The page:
Miller, John Bernard MD, MPH; Schaad, Douglas C. PhD; Crittenden, Robert A. MD, MPH; Oriol, Nancy E. MD; MacLaren, Carol PhD
Each year, medical students apply for residency positions in postgraduate specialty training through the National Resident Matching Program (NRMP). The NRMP briefly outlines the appropriate extent and content of communication between programs and applicants during the residency selection process. NRMP policy states that neither applicants nor representatives of a program should “ask the other prior to the Match to make a commitment as to how each will be ranked.”1
In recent years, the communication that occurs between programs and applicants outside of interviews has raised ethical concerns. A medical school graduate from Canada was among the first to voice concerns about the potential negative effects of the residency selection process. In her commentary, she concluded that “although truthfulness and honesty have long been considered fundamental values within the medical profession, lying and deception have become standard practices within medicine's residency selection process.”2
A recent survey of family practice residency program directors reported that 85% of programs engaged in communication with applicants following the formal interview.3 The primary purpose of this communication is to recruit. Whether this represents an increase from past years is unclear. Among applicants to a competitive family medicine program in the early 1980s, 68% reported receiving feedback on their rank status.4
NRMP policy states that “references to how each (programs and applicants) will rank the other should be avoided and should not be solicited.”1 Nevertheless, many programs ask applicants to communicate their levels of interest at some point during or after the interview day. Carek et al.2 reported that 82% of family practice residency programs told at least some of their applicants to “keep in touch if they are interested in matching” with their program. In a study of the urology Match, 67% of programs reported telling applicants to “keep in touch” with them if they were interested in matching in their program.5 This use of demonstrated interest as a selection factor places considerable pressure on students to offer assurances to programs.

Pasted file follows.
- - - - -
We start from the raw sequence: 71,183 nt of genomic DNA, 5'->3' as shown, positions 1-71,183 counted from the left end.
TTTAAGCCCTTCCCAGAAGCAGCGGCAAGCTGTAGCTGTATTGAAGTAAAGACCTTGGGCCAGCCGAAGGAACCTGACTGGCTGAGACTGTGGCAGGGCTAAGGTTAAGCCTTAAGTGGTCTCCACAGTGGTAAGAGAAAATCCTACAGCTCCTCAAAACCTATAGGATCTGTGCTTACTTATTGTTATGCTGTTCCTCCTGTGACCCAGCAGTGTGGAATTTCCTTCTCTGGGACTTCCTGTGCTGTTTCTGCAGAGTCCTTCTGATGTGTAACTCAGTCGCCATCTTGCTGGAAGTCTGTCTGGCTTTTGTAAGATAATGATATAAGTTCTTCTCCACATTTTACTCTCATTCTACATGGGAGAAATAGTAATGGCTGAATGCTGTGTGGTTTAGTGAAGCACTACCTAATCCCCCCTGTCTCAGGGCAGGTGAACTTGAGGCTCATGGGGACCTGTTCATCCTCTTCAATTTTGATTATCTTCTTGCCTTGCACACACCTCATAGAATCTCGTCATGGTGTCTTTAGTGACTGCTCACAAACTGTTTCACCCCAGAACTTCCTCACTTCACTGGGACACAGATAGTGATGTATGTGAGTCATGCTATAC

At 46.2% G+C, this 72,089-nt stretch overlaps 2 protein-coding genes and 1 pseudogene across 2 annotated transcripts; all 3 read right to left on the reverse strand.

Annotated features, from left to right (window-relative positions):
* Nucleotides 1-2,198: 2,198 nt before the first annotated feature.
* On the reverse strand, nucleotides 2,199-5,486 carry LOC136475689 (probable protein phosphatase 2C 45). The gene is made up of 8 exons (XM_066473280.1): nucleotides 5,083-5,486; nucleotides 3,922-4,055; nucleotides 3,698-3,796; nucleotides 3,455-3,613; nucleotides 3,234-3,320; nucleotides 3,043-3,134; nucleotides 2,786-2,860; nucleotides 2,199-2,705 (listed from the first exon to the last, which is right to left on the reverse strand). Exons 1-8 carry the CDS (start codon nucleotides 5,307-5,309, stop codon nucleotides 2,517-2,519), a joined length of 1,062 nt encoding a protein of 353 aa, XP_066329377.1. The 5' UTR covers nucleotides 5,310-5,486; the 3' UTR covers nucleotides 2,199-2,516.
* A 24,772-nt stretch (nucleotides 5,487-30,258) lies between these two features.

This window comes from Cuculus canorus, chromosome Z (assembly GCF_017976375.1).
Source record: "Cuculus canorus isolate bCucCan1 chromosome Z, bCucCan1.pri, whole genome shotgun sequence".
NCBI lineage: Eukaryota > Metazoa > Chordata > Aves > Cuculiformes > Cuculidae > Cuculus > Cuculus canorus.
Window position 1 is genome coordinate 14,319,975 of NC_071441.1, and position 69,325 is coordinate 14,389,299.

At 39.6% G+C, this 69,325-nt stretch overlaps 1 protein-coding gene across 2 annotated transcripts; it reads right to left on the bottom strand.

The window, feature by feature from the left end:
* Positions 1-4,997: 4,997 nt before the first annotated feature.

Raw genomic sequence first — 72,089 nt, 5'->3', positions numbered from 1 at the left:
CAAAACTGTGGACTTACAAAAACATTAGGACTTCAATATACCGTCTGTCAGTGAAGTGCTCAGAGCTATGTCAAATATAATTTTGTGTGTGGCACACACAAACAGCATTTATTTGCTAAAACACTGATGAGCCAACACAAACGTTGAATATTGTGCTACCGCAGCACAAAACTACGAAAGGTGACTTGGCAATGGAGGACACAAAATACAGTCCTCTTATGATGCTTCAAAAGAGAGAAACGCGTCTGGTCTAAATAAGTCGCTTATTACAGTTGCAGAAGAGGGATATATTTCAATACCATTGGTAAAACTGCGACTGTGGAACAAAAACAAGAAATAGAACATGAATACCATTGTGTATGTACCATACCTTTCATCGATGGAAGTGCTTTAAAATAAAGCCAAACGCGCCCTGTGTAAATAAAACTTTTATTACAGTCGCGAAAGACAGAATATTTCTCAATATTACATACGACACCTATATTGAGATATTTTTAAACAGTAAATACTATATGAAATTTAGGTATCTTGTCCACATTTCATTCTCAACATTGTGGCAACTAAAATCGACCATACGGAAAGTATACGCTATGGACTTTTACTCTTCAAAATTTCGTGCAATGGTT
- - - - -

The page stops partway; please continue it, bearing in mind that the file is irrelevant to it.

Residency programs further compel applicants to express their levels of interest when they recruit and communicate their levels of interest in applicants. As many as 43% of all students surveyed believed they had received an “informal commitment” from at least one program, mostly from program directors.6 When such informal commitments are given, students may feel compelled to provide assurances to programs, even when they are not explicitly asked to do so.
Many applicants believe that they must communicate an interest in the programs they would like to attend. Failure to do so may jeopardize an applicant's position on a program's rank list that was earned through the strength of applications and interviews. Anderson and colleagues6 found that 55% of students communicated with select programs, while 39% communicated with every program at which they interviewed. Students provided more false assurances to programs they planned to rank less highly. Students misled programs by completing audition electives and second visits at backup programs, and requested special efforts for spousal hires, only to go elsewhere.6
Our study explored the extent and content of communication exchanged informally outside of interviews. It also assessed students' attitudes about the frequency, efficacy, and appropriateness of making misleading statements during the Match process.
In March and April 2001, we made a secure, anonymous questionnaire available online to 1,362 medical students who were graduating from ten U.S. medical schools and who participated in the 2001 Match. Participating schools were Creighton University School of Medicine, Omaha, Nebraska; Harvard Medical School, Boston, Massachusetts; Louisiana State University School of Medicine in New Orleans; New York Medical College, Valhalla, New York; University of Chicago Pritzker School of Medicine, Chicago, Illinois; University of Kentucky College of Medicine, Lexington, Kentucky; University of Rochester School of Medicine and Dentistry, Rochester, New York; Keck School of Medicine of the University of Southern California, Los Angeles, California; University of Washington School of Medicine, Seattle, Washington; and Vanderbilt University School of Medicine, Nashville, Tennessee. We chose these schools non-randomly to obtain a geographically representative sample with both public and private schools, and a broad range of medical schools as ranked by U.S. News & World Report.7
Match participants who had graduated by the time of the Match were not included in the sample, because we believed that their experiences in the Match might be different from those of graduating medical students. The Human Subjects Committee at the University of Washington approved our study.
We administered the questionnaire on the World Wide Web in March and April 2001, just after the Match. Announcements about the questionnaire, including two follow-up requests, were sent to the class e-mail list server at each school. A login and password were provided and were required to access the secure online questionnaire. Aside from response rates, all school-specific information was confidential. An eleventh school was dropped from our study after announcements were not sent to the class in the time frame we outlined.